One of the best parts of Comic-Con is getting a chance to chat with the stars who show up to sign autographs. It was a treat to shake hands with Irwin Keyes, a friendly giant who told me how much fun it was to make Rob Zombie's "House of 1000 Corpses," even though there were two weeks of sandstorms. He also told me that after Roger Ebert praised his performance as one of the highlights of "Intolerable Cruelty" without mentioning his name, Keyes went to his book-signing to ask him to give the names of character actors when he was impressed with their performances. And Ebert said he would. My favorite part was when his friend took our picture, and Keyes asked me, "Regular or choking?" I chose choking, of course!
Erin Moran of Happy Days was warm and friendly, and I loved seeing her interact with the fans. She made each one feel welcome and appreciated. It rocked me a bit to hear that her most recent pilot is for Retirement Living TV. It's a talk show called "Wise Words," with retirees giving advice to callers. I hope it gets picked up. She said she also tried out for "Hell's Kitchen."
Tuesday, July 31, 2007
When Ray Harryhausen was a young boy, his parents took him to a movie called King Kong and he decided to devote his life to creating the same kinds of effects that made him believe there was a giant ape on the Empire State Building. "For me it stimulated a dramatic imagination of a gothic nature." He taught himself the same stop-motion animation techniques that were used in King Kong and the dinosaur movie, The Lost World. In films like The Beast From 20,000 Fathoms and It Came from Beneath the Sea he took movie special effects to an entirely new level of fantastic realism.
Mr. Harryhausen was at Comic-Con to promote a new 50th anniversary release of 20 Million Miles To Earth with lots of DVD extras. On Friday night, he provided live commentary for the film, noting at least three times that the Venusian reptile monster (called Ymir by the film-makers but not identified that way onscreen) never attacked anyone until he was attacked first. It was clear that he had more affection for the creature than he did for the story's human characters. Understandable -- the reptile was a better actor. On Saturday, he sat down with a small group of reporters to talk about his career.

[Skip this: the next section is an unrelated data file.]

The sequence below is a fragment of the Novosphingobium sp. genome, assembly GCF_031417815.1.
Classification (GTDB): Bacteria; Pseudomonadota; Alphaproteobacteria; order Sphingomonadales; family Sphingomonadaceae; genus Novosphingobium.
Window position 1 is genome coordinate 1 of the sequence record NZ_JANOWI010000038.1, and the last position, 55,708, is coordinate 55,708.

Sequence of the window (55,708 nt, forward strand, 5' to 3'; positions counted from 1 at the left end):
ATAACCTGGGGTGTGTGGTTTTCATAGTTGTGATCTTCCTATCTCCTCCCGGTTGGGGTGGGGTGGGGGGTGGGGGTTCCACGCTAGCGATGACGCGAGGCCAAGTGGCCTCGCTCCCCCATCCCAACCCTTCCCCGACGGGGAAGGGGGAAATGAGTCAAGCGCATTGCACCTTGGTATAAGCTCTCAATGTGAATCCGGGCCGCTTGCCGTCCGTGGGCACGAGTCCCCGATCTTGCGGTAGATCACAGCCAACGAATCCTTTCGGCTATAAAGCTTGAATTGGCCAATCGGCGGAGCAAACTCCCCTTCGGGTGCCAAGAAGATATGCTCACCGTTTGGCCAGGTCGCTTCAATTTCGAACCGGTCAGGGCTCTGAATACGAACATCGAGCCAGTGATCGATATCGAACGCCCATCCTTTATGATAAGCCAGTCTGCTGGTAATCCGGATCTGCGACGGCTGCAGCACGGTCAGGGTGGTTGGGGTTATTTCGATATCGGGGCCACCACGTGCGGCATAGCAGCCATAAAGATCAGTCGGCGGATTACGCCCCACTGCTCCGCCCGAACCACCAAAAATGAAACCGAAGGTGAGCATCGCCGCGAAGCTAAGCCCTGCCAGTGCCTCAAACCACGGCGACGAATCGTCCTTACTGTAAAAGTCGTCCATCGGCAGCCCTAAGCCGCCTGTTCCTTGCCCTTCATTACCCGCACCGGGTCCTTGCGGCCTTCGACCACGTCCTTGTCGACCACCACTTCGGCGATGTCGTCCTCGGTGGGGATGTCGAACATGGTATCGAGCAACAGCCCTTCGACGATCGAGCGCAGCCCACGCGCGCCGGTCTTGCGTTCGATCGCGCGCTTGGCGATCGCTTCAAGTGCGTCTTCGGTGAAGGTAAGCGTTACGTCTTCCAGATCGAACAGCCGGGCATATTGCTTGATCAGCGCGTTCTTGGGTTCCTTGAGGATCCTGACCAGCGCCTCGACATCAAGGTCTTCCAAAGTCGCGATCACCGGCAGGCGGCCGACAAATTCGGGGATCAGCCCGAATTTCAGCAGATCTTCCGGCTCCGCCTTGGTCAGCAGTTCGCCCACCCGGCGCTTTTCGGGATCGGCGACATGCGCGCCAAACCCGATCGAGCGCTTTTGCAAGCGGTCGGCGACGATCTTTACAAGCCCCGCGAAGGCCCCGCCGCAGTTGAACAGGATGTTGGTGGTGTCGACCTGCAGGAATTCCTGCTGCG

I began by asking Mr. Harryhausen if he thought that what he was doing was acting as well as animating.
Of course! You're working with actors so you can't let them upstage you. I learned from King Kong you have to get sympathy for the villain. Hard to do with a Tyrannasaurus Rex! You can get sympathy for a humanoid form, but it is harder to get sympathy for an animal. So we adapted the original design for Ymir to make him more like a human, his torso anyway. He originally had one eye, like a cyclops. We had to wiggle the tail a lot to distract the audience. I always did a lot of research but was not bound by it, just inspired by it. The Ymir was from Norse mythology originally, but we changed our mind.
I brought in the story; I was very modest in those days. It took me 50 years to learn that modesty is a dirty word in Hollywood. Originally, we had the rocket ship land in Chicago, but I wanted a trip to Rome, so we moved the landing to Italy so I could go there and scout locations. We added our ruins to theirs.
He did not feel that his artistic vision was compromised by colorizing the new release.
We would have shot them in color if we had the budget. We had to do them on the cheap and not let them look cheap.
He does not admire what he calls the "hyper-realism" of today's CGI special effects or DVDs that reveal too much about how the effects were created.
When you try to make fantasy too realistic you defeat the fantasy. It is a shame that DVDs tell everyone how everything was done. It spoils the fantasy.
Fantasy was a word he came back to several times.
I did not do horror; I did fantasy. Fantasy is "what if" -- it's stretching your imagination. We don't want to be associated with horror. I don't like them to be called monster films.
He liked to run things himself and seemed pleased he was getting credit not just for the special effects but for the movies.
I liked to work alone because I didn't like anyone telling me what to do. This was not director's picture in the European sense of the word. In our films, the director's job is to get the best out of the actors. And these were not films built around the actors. We had three different Sinbads. We shot the live action first, planned very carefully. Everything is probably the first take.
He said his two biggest challenges were the multiple characters in Jason and the Argonauts and the Medusa in Clash of the Titans.
The most challenging creature was Medusa with twelve snakes in her hair. I did not want to animate a cosmic goddess, so we gave her a snake's body. We did not want to go with the classical concept of a pretty woman with a pretty face and snakes in her hair; we wanted to make her furious. We borrowed the bow and arrow from Diana. We borrowed the seven heads from Hercules; you always had to remember which head was going in which direction. With the multiple figures in "Jason," We couldn't do rotting corpses coming out of the ground at night in "Jason;" we had to do clean-cut skeletons in the daylight. The things you see today would frighten the devil.